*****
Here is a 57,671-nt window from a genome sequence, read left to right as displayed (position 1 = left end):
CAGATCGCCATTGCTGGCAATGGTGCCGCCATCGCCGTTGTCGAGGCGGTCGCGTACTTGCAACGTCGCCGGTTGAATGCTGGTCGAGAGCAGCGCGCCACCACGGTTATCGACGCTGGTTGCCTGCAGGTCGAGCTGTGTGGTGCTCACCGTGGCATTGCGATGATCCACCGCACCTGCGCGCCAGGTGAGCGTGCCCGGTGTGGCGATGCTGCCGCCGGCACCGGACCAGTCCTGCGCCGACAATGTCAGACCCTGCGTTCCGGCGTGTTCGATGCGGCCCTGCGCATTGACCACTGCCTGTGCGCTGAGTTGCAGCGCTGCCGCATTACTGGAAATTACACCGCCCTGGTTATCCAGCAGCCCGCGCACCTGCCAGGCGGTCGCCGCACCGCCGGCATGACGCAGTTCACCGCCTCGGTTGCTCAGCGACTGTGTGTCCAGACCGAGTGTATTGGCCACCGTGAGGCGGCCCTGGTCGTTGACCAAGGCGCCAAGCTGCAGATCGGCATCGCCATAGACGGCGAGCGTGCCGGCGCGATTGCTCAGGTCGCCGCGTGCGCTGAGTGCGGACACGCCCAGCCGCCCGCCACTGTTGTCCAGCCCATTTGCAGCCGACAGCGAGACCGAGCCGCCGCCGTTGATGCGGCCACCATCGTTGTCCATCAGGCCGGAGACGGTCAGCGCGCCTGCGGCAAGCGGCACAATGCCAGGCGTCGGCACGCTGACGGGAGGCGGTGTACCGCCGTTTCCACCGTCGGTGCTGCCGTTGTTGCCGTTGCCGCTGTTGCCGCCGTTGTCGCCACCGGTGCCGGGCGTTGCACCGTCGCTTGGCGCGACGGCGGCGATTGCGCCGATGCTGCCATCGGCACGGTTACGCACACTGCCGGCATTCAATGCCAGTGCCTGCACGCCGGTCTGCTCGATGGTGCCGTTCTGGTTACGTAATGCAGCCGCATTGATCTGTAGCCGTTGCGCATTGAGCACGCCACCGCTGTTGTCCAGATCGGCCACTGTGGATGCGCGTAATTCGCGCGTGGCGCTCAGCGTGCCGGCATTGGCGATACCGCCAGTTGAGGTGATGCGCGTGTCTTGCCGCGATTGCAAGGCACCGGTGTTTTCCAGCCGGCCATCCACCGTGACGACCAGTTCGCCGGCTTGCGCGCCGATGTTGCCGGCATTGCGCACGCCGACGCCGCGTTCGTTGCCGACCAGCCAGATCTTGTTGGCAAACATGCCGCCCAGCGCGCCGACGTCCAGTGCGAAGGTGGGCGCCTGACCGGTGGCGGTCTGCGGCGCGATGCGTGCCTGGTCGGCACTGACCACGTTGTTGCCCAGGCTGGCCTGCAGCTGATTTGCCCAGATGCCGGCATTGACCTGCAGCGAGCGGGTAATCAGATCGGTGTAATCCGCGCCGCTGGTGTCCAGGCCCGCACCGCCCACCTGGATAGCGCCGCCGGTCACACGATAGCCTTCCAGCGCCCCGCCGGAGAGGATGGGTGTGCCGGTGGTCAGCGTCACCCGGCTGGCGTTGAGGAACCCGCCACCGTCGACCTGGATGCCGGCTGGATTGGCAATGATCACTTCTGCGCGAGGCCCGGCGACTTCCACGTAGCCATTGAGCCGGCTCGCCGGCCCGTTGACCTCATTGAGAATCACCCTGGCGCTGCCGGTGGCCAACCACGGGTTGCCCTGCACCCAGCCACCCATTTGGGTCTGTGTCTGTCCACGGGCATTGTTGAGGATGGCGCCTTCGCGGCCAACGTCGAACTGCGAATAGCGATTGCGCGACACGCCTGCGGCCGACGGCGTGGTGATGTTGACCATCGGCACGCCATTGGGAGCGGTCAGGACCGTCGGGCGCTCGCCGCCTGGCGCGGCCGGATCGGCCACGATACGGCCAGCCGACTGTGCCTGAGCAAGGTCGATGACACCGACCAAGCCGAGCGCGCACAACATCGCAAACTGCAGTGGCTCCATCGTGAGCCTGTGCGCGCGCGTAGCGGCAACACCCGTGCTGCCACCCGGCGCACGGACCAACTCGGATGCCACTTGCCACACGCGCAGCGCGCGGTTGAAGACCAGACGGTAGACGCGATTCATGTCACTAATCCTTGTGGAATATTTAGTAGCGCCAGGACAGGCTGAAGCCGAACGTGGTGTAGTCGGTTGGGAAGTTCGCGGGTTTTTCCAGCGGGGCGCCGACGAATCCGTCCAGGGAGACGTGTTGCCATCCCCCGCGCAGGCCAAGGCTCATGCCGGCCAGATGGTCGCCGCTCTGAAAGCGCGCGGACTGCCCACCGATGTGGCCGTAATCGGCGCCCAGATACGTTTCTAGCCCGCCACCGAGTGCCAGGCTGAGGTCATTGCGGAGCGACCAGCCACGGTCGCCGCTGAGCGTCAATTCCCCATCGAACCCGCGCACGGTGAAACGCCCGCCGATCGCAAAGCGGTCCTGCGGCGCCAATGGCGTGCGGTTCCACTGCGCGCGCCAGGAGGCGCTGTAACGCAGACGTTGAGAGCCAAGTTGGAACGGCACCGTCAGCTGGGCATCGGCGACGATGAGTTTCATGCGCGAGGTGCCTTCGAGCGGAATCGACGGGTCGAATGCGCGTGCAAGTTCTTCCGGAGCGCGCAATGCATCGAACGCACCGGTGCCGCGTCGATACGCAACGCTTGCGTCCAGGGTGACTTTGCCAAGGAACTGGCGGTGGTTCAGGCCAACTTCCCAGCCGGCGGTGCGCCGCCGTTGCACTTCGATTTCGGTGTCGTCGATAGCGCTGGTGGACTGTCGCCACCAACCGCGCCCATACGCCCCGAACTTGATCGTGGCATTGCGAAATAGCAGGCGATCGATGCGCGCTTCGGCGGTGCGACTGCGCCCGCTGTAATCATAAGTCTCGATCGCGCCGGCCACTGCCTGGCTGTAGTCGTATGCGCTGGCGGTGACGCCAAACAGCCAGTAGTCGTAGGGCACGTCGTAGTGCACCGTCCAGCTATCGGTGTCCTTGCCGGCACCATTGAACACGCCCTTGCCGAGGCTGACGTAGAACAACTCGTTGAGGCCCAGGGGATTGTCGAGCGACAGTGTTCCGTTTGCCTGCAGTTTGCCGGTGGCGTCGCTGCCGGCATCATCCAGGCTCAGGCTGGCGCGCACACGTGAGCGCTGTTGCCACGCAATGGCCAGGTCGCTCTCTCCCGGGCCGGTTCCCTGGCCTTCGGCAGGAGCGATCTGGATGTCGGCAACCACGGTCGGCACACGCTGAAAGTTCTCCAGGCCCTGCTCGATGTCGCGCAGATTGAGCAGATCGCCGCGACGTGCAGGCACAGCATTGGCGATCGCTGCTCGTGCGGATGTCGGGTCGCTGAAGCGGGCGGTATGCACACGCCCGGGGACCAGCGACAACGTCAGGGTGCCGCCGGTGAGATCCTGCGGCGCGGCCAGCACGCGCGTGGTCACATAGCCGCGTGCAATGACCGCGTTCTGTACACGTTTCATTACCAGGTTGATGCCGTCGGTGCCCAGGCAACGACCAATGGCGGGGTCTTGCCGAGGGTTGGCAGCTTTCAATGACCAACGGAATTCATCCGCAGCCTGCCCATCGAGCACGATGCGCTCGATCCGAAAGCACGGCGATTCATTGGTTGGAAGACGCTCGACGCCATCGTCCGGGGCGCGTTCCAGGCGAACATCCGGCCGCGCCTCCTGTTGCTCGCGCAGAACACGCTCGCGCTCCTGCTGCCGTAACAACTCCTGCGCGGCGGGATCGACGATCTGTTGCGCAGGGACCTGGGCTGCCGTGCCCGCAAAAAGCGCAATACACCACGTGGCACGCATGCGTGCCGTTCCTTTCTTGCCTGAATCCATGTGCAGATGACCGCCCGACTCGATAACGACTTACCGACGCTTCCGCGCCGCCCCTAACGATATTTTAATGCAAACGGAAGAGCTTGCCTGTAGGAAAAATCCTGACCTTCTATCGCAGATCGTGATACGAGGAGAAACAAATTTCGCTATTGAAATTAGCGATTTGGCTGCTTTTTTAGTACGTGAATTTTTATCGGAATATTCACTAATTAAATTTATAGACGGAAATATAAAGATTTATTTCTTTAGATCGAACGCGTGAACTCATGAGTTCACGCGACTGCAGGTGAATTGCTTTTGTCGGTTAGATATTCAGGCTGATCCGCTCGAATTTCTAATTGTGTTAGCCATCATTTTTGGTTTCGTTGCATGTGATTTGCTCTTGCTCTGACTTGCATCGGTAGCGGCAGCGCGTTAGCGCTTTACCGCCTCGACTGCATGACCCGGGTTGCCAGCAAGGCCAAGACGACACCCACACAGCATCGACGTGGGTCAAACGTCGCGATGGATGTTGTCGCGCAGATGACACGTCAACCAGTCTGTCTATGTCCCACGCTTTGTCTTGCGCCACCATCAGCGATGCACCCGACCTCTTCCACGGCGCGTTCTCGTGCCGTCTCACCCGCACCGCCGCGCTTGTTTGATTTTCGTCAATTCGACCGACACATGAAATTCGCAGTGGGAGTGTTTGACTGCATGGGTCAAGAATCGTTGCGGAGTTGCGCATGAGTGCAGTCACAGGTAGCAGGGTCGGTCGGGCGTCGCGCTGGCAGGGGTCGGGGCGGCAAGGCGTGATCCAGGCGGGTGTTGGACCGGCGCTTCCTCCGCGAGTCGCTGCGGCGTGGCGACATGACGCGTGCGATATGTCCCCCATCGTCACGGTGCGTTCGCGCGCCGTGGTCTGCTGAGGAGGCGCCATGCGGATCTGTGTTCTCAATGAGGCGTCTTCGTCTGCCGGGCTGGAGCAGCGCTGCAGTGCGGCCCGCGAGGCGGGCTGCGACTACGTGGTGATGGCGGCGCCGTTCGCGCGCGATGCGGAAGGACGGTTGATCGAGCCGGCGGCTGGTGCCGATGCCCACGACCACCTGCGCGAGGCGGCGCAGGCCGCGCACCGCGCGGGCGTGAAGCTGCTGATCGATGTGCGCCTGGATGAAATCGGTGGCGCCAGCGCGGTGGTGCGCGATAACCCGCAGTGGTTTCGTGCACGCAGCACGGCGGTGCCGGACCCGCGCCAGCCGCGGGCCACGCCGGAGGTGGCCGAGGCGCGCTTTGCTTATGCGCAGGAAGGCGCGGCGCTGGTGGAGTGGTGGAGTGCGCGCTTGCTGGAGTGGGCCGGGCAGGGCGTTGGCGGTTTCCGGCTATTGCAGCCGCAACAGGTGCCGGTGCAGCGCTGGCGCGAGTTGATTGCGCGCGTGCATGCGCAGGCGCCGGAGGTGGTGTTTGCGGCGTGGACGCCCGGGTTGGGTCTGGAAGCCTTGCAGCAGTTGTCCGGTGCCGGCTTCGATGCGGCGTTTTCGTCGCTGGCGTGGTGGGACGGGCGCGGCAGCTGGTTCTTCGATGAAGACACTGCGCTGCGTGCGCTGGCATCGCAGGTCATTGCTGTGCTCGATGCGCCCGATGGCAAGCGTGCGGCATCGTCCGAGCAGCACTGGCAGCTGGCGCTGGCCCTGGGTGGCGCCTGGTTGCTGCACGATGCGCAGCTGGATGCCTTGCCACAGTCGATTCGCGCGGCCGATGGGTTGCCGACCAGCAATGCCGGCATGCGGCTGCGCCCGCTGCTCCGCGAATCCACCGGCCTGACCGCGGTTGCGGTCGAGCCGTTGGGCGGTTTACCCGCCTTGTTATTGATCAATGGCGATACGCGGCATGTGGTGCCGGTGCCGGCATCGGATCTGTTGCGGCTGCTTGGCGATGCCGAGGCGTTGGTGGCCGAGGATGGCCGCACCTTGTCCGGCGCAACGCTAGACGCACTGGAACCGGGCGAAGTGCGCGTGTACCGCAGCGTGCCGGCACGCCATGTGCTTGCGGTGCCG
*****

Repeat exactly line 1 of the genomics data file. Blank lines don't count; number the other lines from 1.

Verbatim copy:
Here is a 57,671-nt window from a genome sequence, read left to right as displayed (position 1 = left end):